“I imagine that there are ways that they (ballots) can be recounted (after certification)," Wetz said.
Comal sheriff's race
Investigator checks election procedure
By HENRY KRAUSSE Staff writer
Calling his Courthouse visit “an informative investigation,” Shad Jeffries, staff attorney for the Election Division of the secretary of state’s office, met with county officials yesterday to check allegations of wrongdoing raised by defeated sheriff’s candidate John K. Mullins.
The action resulting from his probe will not be decided until next week, he said.
Mullins, in a statement issued Wednesday, accused the Com
missioners Court of violating the Election Code by tabulating ballots Nov. IO after County Judge Max Wommack recieved his request for a recount.
The court should have deferred tabulation until after the recount, Mullins said, so he withdrew his request.
The court’s action was defended by 207th District Judge Robert T. Pfeuffer, who said in an interview' Wednesday the mere counting of ballots was not a canvass. The results had to be certified to complete the canvass, Pfeuffer said, and this the conunissioners refused to do.
“That’s probably not a common interpretation,” Jeffries remarked. “That would have to be up to a court to decide. It’s not a completed canvass, but ifs more like the first half (of the canvass) was done without the second half following.”
Jeffries refused to speculate on the results of his investigation, saying At our office we will determine what we think should have been done, according to our interpretation of the statutes.”
If the Election Division decides there was a violation worth prosecuting, its findings will be turned over to the district attorney, who will make any decision whether or not to prosecute,
Jeffries arrived shortly before an emergency Commissioners Court session. This time, the commissioners certified the election results by a 3-2 vote. He met with the press outside the court meeting room but did not attend the meeting.
"If I go in, they’d probably get around to asking me questions, and I don’t want to get involved in actual deliberations,” he said.
Jeffries met with County Judge Max Wommack and County Clerk Irene Nuhn in their offices before the meeting, then talked to deputy county clerks and Judge Pfeuffer afterwards.
“I wanted to speak with Mullins, but I wasn’t able to get ahold of him,” Jeffries said in a telephone interview today.
Complaints from counties over punch card ballots were “too numerous to count" he said during his Courthouse press conference Thursday.
“There might be a problem certifying them iii the future,” Jeffries added.
His work as a special investigator has been “mainly with recounts, trying to get those established. There have been a large number this year, but that happens anytime elections are thought to be close,” he said.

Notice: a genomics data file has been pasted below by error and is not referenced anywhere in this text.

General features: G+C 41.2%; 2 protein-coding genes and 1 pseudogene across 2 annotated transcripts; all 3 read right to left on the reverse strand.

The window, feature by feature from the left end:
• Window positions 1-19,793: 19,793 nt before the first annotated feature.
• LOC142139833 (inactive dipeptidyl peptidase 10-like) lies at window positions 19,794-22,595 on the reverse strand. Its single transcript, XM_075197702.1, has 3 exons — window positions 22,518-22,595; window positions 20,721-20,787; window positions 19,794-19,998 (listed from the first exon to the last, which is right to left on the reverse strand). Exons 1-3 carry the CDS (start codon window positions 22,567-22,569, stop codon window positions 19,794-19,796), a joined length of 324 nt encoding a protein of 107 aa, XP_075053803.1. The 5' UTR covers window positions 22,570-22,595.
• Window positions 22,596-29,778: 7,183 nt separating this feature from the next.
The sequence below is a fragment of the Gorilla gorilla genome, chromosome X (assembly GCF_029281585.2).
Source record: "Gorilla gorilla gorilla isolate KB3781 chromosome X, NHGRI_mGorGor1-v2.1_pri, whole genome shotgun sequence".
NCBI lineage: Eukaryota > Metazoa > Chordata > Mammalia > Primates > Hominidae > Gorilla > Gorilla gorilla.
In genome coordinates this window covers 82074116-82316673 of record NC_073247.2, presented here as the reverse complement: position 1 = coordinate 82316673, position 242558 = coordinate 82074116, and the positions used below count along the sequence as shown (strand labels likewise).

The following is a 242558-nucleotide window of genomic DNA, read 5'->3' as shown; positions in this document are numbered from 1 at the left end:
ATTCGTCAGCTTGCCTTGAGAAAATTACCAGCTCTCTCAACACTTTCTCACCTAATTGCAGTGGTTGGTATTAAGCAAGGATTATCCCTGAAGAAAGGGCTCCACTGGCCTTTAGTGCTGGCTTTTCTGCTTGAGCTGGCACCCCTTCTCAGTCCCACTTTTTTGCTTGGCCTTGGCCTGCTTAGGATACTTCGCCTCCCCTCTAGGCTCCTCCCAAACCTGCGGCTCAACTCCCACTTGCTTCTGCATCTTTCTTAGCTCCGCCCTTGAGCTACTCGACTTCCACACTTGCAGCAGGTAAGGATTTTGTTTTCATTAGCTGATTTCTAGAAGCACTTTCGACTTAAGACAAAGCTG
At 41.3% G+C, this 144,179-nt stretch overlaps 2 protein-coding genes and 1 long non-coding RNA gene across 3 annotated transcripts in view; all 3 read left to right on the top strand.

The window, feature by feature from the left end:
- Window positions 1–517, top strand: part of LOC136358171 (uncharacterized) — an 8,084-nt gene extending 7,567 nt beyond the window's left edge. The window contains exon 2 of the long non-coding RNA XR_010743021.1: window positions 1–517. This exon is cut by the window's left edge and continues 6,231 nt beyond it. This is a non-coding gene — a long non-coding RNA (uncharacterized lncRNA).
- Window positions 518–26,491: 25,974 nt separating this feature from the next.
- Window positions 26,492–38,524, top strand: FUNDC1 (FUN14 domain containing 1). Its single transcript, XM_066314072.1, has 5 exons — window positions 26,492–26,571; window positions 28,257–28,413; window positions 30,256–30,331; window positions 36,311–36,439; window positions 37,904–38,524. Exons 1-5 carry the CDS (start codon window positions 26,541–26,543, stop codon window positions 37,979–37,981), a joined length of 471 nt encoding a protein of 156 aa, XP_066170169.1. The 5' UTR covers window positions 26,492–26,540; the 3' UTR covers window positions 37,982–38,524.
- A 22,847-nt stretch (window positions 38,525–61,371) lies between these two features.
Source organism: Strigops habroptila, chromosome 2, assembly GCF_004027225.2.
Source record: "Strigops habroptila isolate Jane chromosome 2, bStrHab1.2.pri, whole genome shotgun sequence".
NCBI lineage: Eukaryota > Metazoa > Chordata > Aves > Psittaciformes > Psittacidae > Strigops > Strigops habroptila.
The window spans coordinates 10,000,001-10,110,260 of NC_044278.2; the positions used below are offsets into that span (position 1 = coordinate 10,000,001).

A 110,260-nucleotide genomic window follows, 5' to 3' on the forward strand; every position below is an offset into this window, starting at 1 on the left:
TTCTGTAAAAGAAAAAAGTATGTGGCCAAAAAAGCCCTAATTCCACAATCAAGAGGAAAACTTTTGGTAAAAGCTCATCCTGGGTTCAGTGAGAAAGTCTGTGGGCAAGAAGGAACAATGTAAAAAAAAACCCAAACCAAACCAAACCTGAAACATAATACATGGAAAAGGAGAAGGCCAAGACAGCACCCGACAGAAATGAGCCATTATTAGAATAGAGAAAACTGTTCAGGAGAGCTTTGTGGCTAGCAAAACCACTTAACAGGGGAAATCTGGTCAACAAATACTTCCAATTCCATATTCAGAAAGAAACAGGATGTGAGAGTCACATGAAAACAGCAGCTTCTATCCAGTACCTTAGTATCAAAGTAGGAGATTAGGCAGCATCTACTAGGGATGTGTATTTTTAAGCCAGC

SHAD JEFFRIES state investigator
Two breakers' purchase from LORA is approved
New Braunfels Utilities trustees yesterday approved the purchase of two 138 kilovolt circuit breakers from the Lower Colorado River Authority, at a cost of $46,000 each.
Although Utilities did not get bids on the breakers, LCRA did, and is making them available to its wholesale power customers at considerable savings, Manager Bob Sohn said Friday.
“We had an executive session to discuss this before we approved purchase. We did not bid for those items per se. LCRA did, and since they bought them at a larger quantity the savings was considerable. If we had gone to any distributor the price for just two of them would have been about $62,000 each,” Sohn said.
“We feel Uke we’re within the spirit of the law. I’m not going to issue a purchase order until we have a letter in our file from LCRA stating that they did, in fact, bid for them. We’re going to get copies of the bid tab forms as well.
The board also approved the low bid of $18,131 from
Becker Motor Co. for three half-ton trucks. The trucks will release two larger trucks from the wastewater department to line control, Sohn said.
Rerouting of a transmission line under construction along Krueger l^ane caused the board to approve a change order for a contract with Olmos Construction Co. Utilities will pay the company, which is building foundations for the towers, an extra $17,525.
The change also deletes $2,400 worth of work from the contract, and that amount was subtracted to arrive at the $17,525 figure.
A general liability and fleet insurance bid for 1981 from the Ferguson Insurance Agency was approved. Utilities will spend $15,850 for renewal of the contract, which expires in Jan., 1981.
The board also approved purchase of a pole trailer from Clifton Metal Products at a cost of $4,100.
Bids for $54,700 of 795AA conductor wire for the Marion transmission line will be sought, the board decided.
In-person electric substation tour planned by trustees Wednesday
New Braunfels Utilities General Manager Bob Sohn took the board of trustees on a tour of electric substations yesterday — on paper.
The board will follow that up with a special meeting Wednesday at 9 a.m. to tour the facilities in person.
In a lengthy discussion of electric system plans, Sohn outlined areas of concern and estimated the total cost of various projects will be $1,319,747.
"We have $1 million in bond money,Inside
unspent, dedicated to this work,” Sohn said.
Priority items include a proposed 138 kilovolt transmission line to the Marion substation southeast of the city.
The Ixiop 337 substation also needs work, and will require the purchase of about 2.6 acres of additional land, he said.
“There’s a lot of work to be done at
TV LISTINGS.......... 10A
the Sheriff’s Posse station,” near the Sheriff’s Posse rodeo arena south of town, but that won’t be tackled until the next budget year, he said.
The Benne substation north of New Braunfels was also discussed. The LCRA has proposed two alternatives for developing either a “ring bus” or a “split bus," and Sohn recommended the latter.
Total cost for the split bus: $306,007, with the New Braunfels Utilities share amounting to $283,208.
“I’d like to see this entire plan reduced to paper, with a schedule of costs by the month,” trustee William Richter said.
Sohn agreed, adding the plan wasn’t on the agenda for approval as yet.
Board Chairman Herb Schneider invited Mayor Pro Tem Barbara Tieken to attend the Wednesday tour since Mayor Max Winkler, a member of the board, was ill.